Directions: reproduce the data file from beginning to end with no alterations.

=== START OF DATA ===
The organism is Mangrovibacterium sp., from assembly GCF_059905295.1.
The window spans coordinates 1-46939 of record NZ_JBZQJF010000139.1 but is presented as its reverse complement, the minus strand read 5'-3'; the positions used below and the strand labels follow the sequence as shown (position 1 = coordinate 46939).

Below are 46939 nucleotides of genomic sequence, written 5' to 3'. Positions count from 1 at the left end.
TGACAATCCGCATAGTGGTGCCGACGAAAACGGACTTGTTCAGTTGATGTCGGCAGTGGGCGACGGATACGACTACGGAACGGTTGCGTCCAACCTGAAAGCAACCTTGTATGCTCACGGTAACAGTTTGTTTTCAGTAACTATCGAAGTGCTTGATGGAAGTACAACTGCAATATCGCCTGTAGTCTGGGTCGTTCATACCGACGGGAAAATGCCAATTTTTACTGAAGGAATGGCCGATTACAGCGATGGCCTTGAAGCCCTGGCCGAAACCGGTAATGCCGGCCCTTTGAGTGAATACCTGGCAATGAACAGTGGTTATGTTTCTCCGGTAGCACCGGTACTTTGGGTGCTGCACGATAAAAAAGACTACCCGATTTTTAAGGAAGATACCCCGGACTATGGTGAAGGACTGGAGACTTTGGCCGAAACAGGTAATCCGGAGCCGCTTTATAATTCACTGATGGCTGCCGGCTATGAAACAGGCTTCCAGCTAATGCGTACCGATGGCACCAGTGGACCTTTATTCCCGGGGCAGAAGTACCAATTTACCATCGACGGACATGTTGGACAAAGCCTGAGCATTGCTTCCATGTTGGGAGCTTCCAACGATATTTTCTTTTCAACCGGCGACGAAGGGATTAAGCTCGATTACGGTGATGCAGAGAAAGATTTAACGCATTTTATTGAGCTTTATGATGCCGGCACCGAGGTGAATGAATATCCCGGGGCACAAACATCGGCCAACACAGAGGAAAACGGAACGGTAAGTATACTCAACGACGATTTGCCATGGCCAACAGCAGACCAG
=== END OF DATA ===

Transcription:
The organism is Mangrovibacterium sp., from assembly GCF_059905295.1.
The window spans coordinates 1-46939 of record NZ_JBZQJF010000139.1 but is presented as its reverse complement, the minus strand read 5'-3'; the positions used below and the strand labels follow the sequence as shown (position 1 = coordinate 46939).

Below are 46939 nucleotides of genomic sequence, written 5' to 3'. Positions count from 1 at the left end.
TGACAATCCGCATAGTGGTGCCGACGAAAACGGACTTGTTCAGTTGATGTCGGCAGTGGGCGACGGATACGACTACGGAACGGTTGCGTCCAACCTGAAAGCAACCTTGTATGCTCACGGTAACAGTTTGTTTTCAGTAACTATCGAAGTGCTTGATGGAAGTACAACTGCAATATCGCCTGTAGTCTGGGTCGTTCATACCGACGGGAAAATGCCAATTTTTACTGAAGGAATGGCCGATTACAGCGATGGCCTTGAAGCCCTGGCCGAAACCGGTAATGCCGGCCCTTTGAGTGAATACCTGGCAATGAACAGTGGTTATGTTTCTCCGGTAGCACCGGTACTTTGGGTGCTGCACGATAAAAAAGACTACCCGATTTTTAAGGAAGATACCCCGGACTATGGTGAAGGACTGGAGACTTTGGCCGAAACAGGTAATCCGGAGCCGCTTTATAATTCACTGATGGCTGCCGGCTATGAAACAGGCTTCCAGCTAATGCGTACCGATGGCACCAGTGGACCTTTATTCCCGGGGCAGAAGTACCAATTTACCATCGACGGACATGTTGGACAAAGCCTGAGCATTGCTTCCATGTTGGGAGCTTCCAACGATATTTTCTTTTCAACCGGCGACGAAGGGATTAAGCTCGATTACGGTGATGCAGAGAAAGATTTAACGCATTTTATTGAGCTTTATGATGCCGGCACCGAGGTGAATGAATATCCCGGGGCACAAACATCGGCCAACACAGAGGAAAACGGAACGGTAAGTATACTCAACGACGATTTGCCATGGCCAACAGCAGACCAG